The goal of this challenge is to to solve the electric power grid control problem using a reinforcement learning based approach. Participants are asked to design a reinforcement learning agent using tools and algorithms of their choice. The designed agents are supposed to learn a policy that maximizes the final score returned by the simulator, the possible actions at a given timestep being either switching a line status or changing the line interconnections. Indeed, we provide a simulation environement consisting of a power grid simulator along with a set of chronics. We use pypownet, an open-source power grid simulator developed by Marvin Lerousseau, that simulates the behaviour of a power grid of any given characterics subject to a set of external constraints governed by the given chronics. Samples of such chronics can be found under the sample_data directory.
We also provide a set of baselines solutions:
Typically on natiowide power grids, dispatchers use two types of physical actions:
- switching ON or OFF some power lines
- switching the nodes on which elements, such as productions, consumptions, or power lines, are connected within their substation
See Random Agent for an example of action.
Retrieve the Docker image:
docker pull mok0na/l2rpn:2.0
Retrieve the notebook README.ipynb to help you start this competition. It is available in the starting kit to download from the Files tab in the Partipate tab.
Download starting-kit and public data
unzip starting_kit -d
cp -r starting-kit ~/aux
Run the jupyter notebook:
docker run --name l2rpn -it -p 5000:8888 -v ~/aux:/home/aux mok0na/l2rpn:2.0 jupyter notebook --ip 0.0.0.0 --notebook-dir=/home/aux --allow-root
Open the link and replace the port 5000 instead of 8888. e.g. : http://127.0.0.1:5000/?token=2b4e492be2f542b1ed5a645fa2cfbedcff9e67d50bb35380
To reuse the docker : restart the docker and open the link http://127.0.0.1:5000
docker start l2rpn
The submission zip is in your local directory ~/aux
python ingestion_program/ingestion.py public_data input_data/res ingestion_program example_submission
Score the model
python scoring_program/evaluate.py input_data output
import pypownet.env import pypownet.agent class Submission(pypownet.agent.Agent): def __init__(self, environment): super().__init__(environment) assert isinstance(environment, pypownet.env.RunEnv) self.environment = environment def act(self, observation): """Produces an action given an observation of the environment. Takes as argument an observation of the current state, and returns the chosen action.""" # Sanity check: an observation is a structured object defined in the environment file. assert isinstance(observation, pypownet.env.RunEnv.Observation) # Implement your policy here. return None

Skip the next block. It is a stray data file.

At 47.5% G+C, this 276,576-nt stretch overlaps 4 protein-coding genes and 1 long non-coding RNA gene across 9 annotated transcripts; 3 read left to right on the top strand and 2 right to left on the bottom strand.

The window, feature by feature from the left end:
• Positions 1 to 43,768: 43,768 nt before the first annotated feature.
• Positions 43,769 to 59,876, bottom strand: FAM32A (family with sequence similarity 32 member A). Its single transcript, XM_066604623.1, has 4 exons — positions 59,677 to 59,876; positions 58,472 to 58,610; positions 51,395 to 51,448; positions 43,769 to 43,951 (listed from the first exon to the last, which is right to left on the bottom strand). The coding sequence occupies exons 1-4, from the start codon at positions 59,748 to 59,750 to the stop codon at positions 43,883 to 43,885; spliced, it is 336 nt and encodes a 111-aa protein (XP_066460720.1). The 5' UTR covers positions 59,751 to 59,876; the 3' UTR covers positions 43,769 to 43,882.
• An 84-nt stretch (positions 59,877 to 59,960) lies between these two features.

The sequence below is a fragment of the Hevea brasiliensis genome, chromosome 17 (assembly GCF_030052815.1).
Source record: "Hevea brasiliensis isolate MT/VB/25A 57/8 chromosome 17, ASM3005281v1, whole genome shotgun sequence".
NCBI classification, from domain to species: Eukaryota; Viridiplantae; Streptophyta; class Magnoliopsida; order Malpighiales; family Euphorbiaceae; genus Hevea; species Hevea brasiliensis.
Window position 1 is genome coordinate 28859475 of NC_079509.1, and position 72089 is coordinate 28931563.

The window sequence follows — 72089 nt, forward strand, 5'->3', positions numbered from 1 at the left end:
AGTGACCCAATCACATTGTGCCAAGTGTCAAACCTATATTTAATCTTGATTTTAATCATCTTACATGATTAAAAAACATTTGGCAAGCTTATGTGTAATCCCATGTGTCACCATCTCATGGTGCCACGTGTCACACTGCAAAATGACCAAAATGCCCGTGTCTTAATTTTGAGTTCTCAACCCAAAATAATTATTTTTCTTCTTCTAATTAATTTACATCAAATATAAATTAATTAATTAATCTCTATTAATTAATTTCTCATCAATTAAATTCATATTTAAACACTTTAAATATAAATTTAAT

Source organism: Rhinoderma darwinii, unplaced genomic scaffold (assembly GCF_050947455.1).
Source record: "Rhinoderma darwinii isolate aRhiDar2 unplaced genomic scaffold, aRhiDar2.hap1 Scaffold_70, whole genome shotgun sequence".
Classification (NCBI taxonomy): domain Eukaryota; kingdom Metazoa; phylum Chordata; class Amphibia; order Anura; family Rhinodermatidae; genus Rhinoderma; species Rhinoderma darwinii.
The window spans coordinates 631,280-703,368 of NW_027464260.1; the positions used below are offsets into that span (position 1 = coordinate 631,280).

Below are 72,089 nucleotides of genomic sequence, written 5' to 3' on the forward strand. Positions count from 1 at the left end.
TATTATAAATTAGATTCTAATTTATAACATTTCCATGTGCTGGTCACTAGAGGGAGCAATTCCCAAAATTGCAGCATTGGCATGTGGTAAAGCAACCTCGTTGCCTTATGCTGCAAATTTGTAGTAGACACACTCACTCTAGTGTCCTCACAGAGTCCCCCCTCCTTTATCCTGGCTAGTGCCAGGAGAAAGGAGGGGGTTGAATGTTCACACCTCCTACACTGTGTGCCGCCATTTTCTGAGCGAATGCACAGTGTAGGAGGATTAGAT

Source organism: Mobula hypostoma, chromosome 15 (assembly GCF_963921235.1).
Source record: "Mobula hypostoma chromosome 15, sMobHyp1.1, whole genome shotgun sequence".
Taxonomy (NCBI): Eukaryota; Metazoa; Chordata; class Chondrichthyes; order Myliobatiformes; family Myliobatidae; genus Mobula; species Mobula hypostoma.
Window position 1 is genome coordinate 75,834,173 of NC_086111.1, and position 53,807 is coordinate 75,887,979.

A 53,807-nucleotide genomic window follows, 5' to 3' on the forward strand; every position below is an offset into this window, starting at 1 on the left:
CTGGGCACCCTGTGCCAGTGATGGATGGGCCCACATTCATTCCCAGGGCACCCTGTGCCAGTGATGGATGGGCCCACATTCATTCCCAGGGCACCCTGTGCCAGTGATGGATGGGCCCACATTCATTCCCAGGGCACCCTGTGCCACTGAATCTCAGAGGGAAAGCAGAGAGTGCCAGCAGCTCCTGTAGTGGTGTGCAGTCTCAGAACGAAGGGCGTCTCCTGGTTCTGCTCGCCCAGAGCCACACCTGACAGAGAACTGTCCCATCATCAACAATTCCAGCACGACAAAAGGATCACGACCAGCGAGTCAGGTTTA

Essentially, a submission should be a ZIP file containing at least these two files:
Upon reception of the challenger's submission, Codalab will see the metadata file (mandatory) and consider the submission of the participant as a code submission (contrary to results submission) and run the programs to process it. The folder containing both submission.py and metadata should then be zipped (the output name is not important). Then, on Codalab:
Codalab will take some time to process the submission, and will print the scores on the same page (after refresh).
References and credits:
Founder of pypownet was Marvin Lerousseau. The competition protocol was designed by Isabelle Guyon. Our mentors are Balthazar Donon and Antoine Marot. Pypownet, 2017. https://github.com/MarvinLer/pypownet. The baseline methods were inspired by work performed by Kimang Khun.
Mohamed Khalil Jabri, Léa-Marie Lam-Yee-Mui, Youcef Madji,Luca Veyrin-Forrer, Tingting Wang, Yacine Yakoubi
This competition is based on reinforcement learning. Here, the agent you will have to code will decide of the action to do at each timestep. The aim of the competition is to maximize a reward specifically designed for the problem. The reward is indeed the feedback which measures the action of an agent. For the competition, the reward is a sum of five subrewards :
The cumulative reward could be positive. Here is a plot of some cumulative rewards.
Further information can be found here
Submissions must be made before the end of phase 1.
This challenge is governed by the general ChaLearn contest rules.
Start: Nov. 15, 2018, midnight
Description: Development phase: tune your models and submit prediction results, trained model, or untrained model.
Start: May 30, 2019, midnight
Description: Final phase (no submission, your last submission from the previous phase is automatically forwarded).
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